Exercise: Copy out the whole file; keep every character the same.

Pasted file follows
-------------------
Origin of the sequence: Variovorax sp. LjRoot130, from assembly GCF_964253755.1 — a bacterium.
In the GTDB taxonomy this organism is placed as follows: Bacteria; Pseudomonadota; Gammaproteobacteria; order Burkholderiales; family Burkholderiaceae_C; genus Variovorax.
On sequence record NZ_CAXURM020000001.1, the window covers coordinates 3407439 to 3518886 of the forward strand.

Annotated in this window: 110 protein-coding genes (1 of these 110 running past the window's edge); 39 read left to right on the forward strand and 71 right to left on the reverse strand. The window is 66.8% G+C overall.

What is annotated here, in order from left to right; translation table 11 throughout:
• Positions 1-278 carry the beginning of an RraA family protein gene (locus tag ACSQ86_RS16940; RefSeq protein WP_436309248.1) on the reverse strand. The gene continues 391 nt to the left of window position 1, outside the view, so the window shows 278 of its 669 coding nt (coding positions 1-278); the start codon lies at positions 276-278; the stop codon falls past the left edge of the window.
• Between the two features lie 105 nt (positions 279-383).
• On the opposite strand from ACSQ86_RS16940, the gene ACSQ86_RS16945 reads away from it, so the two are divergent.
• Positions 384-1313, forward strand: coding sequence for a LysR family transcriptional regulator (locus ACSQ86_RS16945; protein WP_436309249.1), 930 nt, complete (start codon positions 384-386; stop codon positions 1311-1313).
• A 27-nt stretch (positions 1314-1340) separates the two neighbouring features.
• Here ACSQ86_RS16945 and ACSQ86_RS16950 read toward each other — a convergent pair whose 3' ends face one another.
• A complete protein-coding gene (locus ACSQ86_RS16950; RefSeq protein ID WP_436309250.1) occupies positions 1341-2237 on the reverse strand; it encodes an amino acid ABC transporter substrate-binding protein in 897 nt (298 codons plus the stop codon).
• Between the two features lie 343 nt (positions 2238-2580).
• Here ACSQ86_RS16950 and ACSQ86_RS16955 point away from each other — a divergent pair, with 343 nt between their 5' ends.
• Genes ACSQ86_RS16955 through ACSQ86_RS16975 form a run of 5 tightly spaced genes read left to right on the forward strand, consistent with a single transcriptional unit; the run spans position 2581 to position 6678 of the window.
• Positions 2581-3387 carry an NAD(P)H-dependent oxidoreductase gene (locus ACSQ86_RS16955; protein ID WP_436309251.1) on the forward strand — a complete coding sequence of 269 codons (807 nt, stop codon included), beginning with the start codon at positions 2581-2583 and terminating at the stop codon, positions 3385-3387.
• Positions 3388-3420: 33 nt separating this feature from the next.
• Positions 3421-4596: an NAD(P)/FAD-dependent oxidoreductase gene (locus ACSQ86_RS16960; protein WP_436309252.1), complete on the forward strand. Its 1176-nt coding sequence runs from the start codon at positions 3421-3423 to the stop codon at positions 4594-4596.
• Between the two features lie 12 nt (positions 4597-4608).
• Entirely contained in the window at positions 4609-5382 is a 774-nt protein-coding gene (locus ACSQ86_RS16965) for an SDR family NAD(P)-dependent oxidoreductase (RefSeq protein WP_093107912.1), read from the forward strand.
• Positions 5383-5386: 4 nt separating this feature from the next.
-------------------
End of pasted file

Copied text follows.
Origin of the sequence: Variovorax sp. LjRoot130, from assembly GCF_964253755.1 — a bacterium.
In the GTDB taxonomy this organism is placed as follows: Bacteria; Pseudomonadota; Gammaproteobacteria; order Burkholderiales; family Burkholderiaceae_C; genus Variovorax.
On sequence record NZ_CAXURM020000001.1, the window covers coordinates 3407439 to 3518886 of the forward strand.

Annotated in this window: 110 protein-coding genes (1 of these 110 running past the window's edge); 39 read left to right on the forward strand and 71 right to left on the reverse strand. The window is 66.8% G+C overall.

What is annotated here, in order from left to right; translation table 11 throughout:
• Positions 1-278 carry the beginning of an RraA family protein gene (locus tag ACSQ86_RS16940; RefSeq protein WP_436309248.1) on the reverse strand. The gene continues 391 nt to the left of window position 1, outside the view, so the window shows 278 of its 669 coding nt (coding positions 1-278); the start codon lies at positions 276-278; the stop codon falls past the left edge of the window.
• Between the two features lie 105 nt (positions 279-383).
• On the opposite strand from ACSQ86_RS16940, the gene ACSQ86_RS16945 reads away from it, so the two are divergent.
• Positions 384-1313, forward strand: coding sequence for a LysR family transcriptional regulator (locus ACSQ86_RS16945; protein WP_436309249.1), 930 nt, complete (start codon positions 384-386; stop codon positions 1311-1313).
• A 27-nt stretch (positions 1314-1340) separates the two neighbouring features.
• Here ACSQ86_RS16945 and ACSQ86_RS16950 read toward each other — a convergent pair whose 3' ends face one another.
• A complete protein-coding gene (locus ACSQ86_RS16950; RefSeq protein ID WP_436309250.1) occupies positions 1341-2237 on the reverse strand; it encodes an amino acid ABC transporter substrate-binding protein in 897 nt (298 codons plus the stop codon).
• Between the two features lie 343 nt (positions 2238-2580).
• Here ACSQ86_RS16950 and ACSQ86_RS16955 point away from each other — a divergent pair, with 343 nt between their 5' ends.
• Genes ACSQ86_RS16955 through ACSQ86_RS16975 form a run of 5 tightly spaced genes read left to right on the forward strand, consistent with a single transcriptional unit; the run spans position 2581 to position 6678 of the window.
• Positions 2581-3387 carry an NAD(P)H-dependent oxidoreductase gene (locus ACSQ86_RS16955; protein ID WP_436309251.1) on the forward strand — a complete coding sequence of 269 codons (807 nt, stop codon included), beginning with the start codon at positions 2581-2583 and terminating at the stop codon, positions 3385-3387.
• Positions 3388-3420: 33 nt separating this feature from the next.
• Positions 3421-4596: an NAD(P)/FAD-dependent oxidoreductase gene (locus ACSQ86_RS16960; protein WP_436309252.1), complete on the forward strand. Its 1176-nt coding sequence runs from the start codon at positions 3421-3423 to the stop codon at positions 4594-4596.
• Between the two features lie 12 nt (positions 4597-4608).
• Entirely contained in the window at positions 4609-5382 is a 774-nt protein-coding gene (locus ACSQ86_RS16965) for an SDR family NAD(P)-dependent oxidoreductase (RefSeq protein WP_093107912.1), read from the forward strand.
• Positions 5383-5386: 4 nt separating this feature from the next.